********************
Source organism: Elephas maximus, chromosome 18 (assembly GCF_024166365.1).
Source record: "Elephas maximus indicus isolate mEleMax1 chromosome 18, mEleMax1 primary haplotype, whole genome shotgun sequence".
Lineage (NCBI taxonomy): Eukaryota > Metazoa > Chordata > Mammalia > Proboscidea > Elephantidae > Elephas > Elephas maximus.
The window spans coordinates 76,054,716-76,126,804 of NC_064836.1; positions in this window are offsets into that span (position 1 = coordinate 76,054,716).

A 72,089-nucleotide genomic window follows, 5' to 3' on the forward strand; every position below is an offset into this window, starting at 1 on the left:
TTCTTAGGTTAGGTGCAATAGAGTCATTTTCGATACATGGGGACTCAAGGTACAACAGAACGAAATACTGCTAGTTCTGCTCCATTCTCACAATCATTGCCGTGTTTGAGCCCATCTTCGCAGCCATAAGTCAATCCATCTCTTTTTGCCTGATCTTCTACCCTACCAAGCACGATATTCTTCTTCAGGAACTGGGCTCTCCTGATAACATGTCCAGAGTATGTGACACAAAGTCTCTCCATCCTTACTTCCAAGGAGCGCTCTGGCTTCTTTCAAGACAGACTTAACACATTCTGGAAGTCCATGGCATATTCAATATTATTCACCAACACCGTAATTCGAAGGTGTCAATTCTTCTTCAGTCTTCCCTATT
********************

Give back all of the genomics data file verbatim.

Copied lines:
Source organism: Elephas maximus, chromosome 18 (assembly GCF_024166365.1).
Source record: "Elephas maximus indicus isolate mEleMax1 chromosome 18, mEleMax1 primary haplotype, whole genome shotgun sequence".
Lineage (NCBI taxonomy): Eukaryota > Metazoa > Chordata > Mammalia > Proboscidea > Elephantidae > Elephas > Elephas maximus.
The window spans coordinates 76,054,716-76,126,804 of NC_064836.1; positions in this window are offsets into that span (position 1 = coordinate 76,054,716).

A 72,089-nucleotide genomic window follows, 5' to 3' on the forward strand; every position below is an offset into this window, starting at 1 on the left:
TTCTTAGGTTAGGTGCAATAGAGTCATTTTCGATACATGGGGACTCAAGGTACAACAGAACGAAATACTGCTAGTTCTGCTCCATTCTCACAATCATTGCCGTGTTTGAGCCCATCTTCGCAGCCATAAGTCAATCCATCTCTTTTTGCCTGATCTTCTACCCTACCAAGCACGATATTCTTCTTCAGGAACTGGGCTCTCCTGATAACATGTCCAGAGTATGTGACACAAAGTCTCTCCATCCTTACTTCCAAGGAGCGCTCTGGCTTCTTTCAAGACAGACTTAACACATTCTGGAAGTCCATGGCATATTCAATATTATTCACCAACACCGTAATTCGAAGGTGTCAATTCTTCTTCAGTCTTCCCTATT